Fun with build machines
Perhaps you've noticed that the packages for CentOS 4 and OSX Tiger/10.4 haven't been updated lately. Welcome to dead hard drives.
For a long while, I used VMware Server for guest OSes to build the various rpm and windows packages. This mostly worked well. And then both drives in the physical server I used to host the vmware instance failed. A two-drive RAID 1 array doesn't like it when both drives fail. I replaced the drives, re-installed Debian, and attempted to install vmware server again. The vmware kernel module refused to load. I tried the old tricks to get it to work, nothing. I finally looked at some script/patch that I found via Google, and got the module to load. Then my license key didn't work anymore.
In frustration, I gave up and installed VirtualBox. CentOS 4 defaults to using an SMP kernel on install, which Virtualbox (aka qemu) doesn't like at all. CentOS 4 installs just fine, it just won't boot after install. I haven't had time to further fix the problem. For the time being, there's no CentOS 4 (Redhat 4 rpms) for Tor.
As for OSX, well, there was no raid array of any kind, just a single drive in a mac mini. It died in a fit of 0xE0030005 (Undefined) errors and now won't boot at all. A new drive is on the way. I expect to have OSX Tiger/10.4 packages in a week or so. The good news is that the Panther Mac continues to work just fine.
Perhaps it's time to start using Amazon's EC2 or something similar instead of messing with all this hardware and virtualization software. Or maybe I should work on hacking OSX 10.4 and 10.5 into virtualbox.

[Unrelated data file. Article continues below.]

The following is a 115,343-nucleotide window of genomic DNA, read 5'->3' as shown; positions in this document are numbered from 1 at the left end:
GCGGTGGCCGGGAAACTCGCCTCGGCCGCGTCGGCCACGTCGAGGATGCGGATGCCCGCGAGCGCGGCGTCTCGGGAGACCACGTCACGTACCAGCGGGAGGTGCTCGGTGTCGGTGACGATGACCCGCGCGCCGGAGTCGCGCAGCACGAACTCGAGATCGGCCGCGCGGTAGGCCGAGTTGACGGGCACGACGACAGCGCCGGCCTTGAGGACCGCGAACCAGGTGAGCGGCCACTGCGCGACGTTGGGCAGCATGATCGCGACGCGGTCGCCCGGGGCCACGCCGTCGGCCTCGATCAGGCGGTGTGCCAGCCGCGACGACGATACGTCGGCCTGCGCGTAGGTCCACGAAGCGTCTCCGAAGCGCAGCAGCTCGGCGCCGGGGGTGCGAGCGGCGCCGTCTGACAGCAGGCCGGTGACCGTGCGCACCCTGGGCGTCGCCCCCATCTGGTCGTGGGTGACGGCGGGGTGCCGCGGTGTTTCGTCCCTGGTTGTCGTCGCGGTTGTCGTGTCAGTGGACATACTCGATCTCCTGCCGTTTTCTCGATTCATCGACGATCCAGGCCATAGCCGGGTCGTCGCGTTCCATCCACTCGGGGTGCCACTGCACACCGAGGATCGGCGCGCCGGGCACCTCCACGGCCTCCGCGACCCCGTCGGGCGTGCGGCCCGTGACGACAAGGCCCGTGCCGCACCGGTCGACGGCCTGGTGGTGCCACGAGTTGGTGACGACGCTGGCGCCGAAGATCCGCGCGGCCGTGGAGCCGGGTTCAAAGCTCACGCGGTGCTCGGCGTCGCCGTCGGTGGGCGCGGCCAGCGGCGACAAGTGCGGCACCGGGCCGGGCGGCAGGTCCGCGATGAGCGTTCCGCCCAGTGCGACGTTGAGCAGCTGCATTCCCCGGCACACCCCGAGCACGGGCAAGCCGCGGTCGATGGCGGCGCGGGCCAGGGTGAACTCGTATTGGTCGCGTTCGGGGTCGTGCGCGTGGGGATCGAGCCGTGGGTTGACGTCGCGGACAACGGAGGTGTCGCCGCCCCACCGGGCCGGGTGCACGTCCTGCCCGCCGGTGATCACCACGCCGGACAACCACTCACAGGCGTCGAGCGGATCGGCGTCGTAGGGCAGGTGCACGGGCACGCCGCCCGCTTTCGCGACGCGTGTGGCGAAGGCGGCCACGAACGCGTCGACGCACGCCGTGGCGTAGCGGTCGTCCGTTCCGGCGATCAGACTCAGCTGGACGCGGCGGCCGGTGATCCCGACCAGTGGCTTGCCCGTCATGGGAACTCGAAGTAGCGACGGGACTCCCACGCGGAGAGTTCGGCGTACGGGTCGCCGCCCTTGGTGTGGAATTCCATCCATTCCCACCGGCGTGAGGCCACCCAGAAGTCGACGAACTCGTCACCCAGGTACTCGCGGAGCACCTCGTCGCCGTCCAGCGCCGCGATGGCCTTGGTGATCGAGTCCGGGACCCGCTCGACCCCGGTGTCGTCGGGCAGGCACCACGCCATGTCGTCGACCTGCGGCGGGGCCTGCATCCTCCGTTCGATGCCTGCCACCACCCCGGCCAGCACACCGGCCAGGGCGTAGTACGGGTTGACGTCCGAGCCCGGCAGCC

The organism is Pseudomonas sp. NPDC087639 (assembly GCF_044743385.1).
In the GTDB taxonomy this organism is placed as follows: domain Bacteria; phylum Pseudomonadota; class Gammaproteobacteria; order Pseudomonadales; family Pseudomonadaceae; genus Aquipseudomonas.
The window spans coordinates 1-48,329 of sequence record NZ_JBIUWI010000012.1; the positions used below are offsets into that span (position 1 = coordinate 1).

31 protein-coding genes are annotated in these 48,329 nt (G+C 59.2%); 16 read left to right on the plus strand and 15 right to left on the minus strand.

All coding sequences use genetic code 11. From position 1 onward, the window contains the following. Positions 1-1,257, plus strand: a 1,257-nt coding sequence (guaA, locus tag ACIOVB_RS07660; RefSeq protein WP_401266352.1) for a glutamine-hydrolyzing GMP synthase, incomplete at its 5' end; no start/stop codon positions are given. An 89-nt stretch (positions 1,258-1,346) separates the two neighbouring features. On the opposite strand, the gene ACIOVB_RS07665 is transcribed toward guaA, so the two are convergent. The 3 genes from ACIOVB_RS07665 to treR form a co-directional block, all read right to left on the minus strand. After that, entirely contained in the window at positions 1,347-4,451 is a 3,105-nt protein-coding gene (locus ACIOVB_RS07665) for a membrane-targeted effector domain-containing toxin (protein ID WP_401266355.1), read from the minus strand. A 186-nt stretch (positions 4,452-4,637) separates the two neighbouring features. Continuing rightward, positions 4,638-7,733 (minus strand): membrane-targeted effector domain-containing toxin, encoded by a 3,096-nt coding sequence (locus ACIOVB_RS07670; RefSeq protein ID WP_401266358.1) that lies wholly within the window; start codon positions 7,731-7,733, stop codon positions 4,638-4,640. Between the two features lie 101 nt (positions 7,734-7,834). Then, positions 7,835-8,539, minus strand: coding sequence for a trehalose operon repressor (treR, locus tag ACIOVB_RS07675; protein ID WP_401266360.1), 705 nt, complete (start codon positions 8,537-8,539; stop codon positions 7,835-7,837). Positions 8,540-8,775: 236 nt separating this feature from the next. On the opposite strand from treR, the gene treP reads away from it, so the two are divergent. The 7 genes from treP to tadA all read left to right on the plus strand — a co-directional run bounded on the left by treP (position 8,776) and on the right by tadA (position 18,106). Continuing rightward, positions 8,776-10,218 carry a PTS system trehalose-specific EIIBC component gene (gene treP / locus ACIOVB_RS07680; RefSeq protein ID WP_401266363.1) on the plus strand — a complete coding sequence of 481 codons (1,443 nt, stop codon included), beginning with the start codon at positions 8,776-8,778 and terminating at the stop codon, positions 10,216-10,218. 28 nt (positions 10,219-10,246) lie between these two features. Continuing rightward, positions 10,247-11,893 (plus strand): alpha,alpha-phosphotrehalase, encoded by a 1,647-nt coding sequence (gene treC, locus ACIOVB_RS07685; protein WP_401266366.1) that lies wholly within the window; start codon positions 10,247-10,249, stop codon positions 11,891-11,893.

** Update 2008-08-06: new drive was DOA. And it appears the logic board on the mac mini is fried. Ugh.
Well, we don't build the osx packages using xcode, but rather configure and makefiles. Converting this system to xcode is not so easy; therefore this makes backporting challenging. The other problem is I only have an older OS to use, not a newer. So I can't forward compile the libs and such.
There's a little of misunderstood here :-p
When I was talking about Xcode I was referring to the Xcode package itself rather then the single program.
And installing the Xcode package brings you a whole toolchain (glibc, gcc and binutils) plus a gui program called Xcode (and, well, several others) ;-)
So, in the end, there's no porting involving: you install Xcode and legacy tools (or the two versions of the package) and you can build programs with the toolchain of your current system and with the toolchains of the previous ones.
But yes, the problem regarding the version of the only working OS X is a stopper right now :(